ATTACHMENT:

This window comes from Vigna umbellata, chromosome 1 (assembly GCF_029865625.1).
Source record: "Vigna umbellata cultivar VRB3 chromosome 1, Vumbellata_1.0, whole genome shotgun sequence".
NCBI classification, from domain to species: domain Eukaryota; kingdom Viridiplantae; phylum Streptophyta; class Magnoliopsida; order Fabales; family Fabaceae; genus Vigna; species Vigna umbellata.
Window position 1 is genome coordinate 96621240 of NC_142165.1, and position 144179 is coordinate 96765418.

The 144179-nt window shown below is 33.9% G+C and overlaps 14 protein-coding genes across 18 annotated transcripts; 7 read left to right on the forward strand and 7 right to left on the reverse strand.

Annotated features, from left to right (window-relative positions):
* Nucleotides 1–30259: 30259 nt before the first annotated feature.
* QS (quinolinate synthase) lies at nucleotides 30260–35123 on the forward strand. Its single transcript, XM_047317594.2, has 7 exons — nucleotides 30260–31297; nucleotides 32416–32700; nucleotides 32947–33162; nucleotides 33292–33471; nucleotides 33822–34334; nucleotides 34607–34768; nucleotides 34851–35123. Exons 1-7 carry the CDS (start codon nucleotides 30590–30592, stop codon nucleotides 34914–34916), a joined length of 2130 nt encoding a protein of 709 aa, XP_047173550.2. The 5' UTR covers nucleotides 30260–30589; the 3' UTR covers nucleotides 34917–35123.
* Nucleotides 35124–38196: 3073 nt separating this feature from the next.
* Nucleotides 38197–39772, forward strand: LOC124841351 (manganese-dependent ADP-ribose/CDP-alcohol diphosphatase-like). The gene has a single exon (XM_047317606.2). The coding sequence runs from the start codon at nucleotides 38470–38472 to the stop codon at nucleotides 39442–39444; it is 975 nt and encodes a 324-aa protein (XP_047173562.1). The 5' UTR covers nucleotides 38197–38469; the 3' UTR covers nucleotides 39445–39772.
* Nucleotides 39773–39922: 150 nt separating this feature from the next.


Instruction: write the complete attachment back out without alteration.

This window comes from Vigna umbellata, chromosome 1 (assembly GCF_029865625.1).
Source record: "Vigna umbellata cultivar VRB3 chromosome 1, Vumbellata_1.0, whole genome shotgun sequence".
NCBI classification, from domain to species: domain Eukaryota; kingdom Viridiplantae; phylum Streptophyta; class Magnoliopsida; order Fabales; family Fabaceae; genus Vigna; species Vigna umbellata.
Window position 1 is genome coordinate 96621240 of NC_142165.1, and position 144179 is coordinate 96765418.

The 144179-nt window shown below is 33.9% G+C and overlaps 14 protein-coding genes across 18 annotated transcripts; 7 read left to right on the forward strand and 7 right to left on the reverse strand.

Annotated features, from left to right (window-relative positions):
* Nucleotides 1–30259: 30259 nt before the first annotated feature.
* QS (quinolinate synthase) lies at nucleotides 30260–35123 on the forward strand. Its single transcript, XM_047317594.2, has 7 exons — nucleotides 30260–31297; nucleotides 32416–32700; nucleotides 32947–33162; nucleotides 33292–33471; nucleotides 33822–34334; nucleotides 34607–34768; nucleotides 34851–35123. Exons 1-7 carry the CDS (start codon nucleotides 30590–30592, stop codon nucleotides 34914–34916), a joined length of 2130 nt encoding a protein of 709 aa, XP_047173550.2. The 5' UTR covers nucleotides 30260–30589; the 3' UTR covers nucleotides 34917–35123.
* Nucleotides 35124–38196: 3073 nt separating this feature from the next.
* Nucleotides 38197–39772, forward strand: LOC124841351 (manganese-dependent ADP-ribose/CDP-alcohol diphosphatase-like). The gene has a single exon (XM_047317606.2). The coding sequence runs from the start codon at nucleotides 38470–38472 to the stop codon at nucleotides 39442–39444; it is 975 nt and encodes a 324-aa protein (XP_047173562.1). The 5' UTR covers nucleotides 38197–38469; the 3' UTR covers nucleotides 39445–39772.
* Nucleotides 39773–39922: 150 nt separating this feature from the next.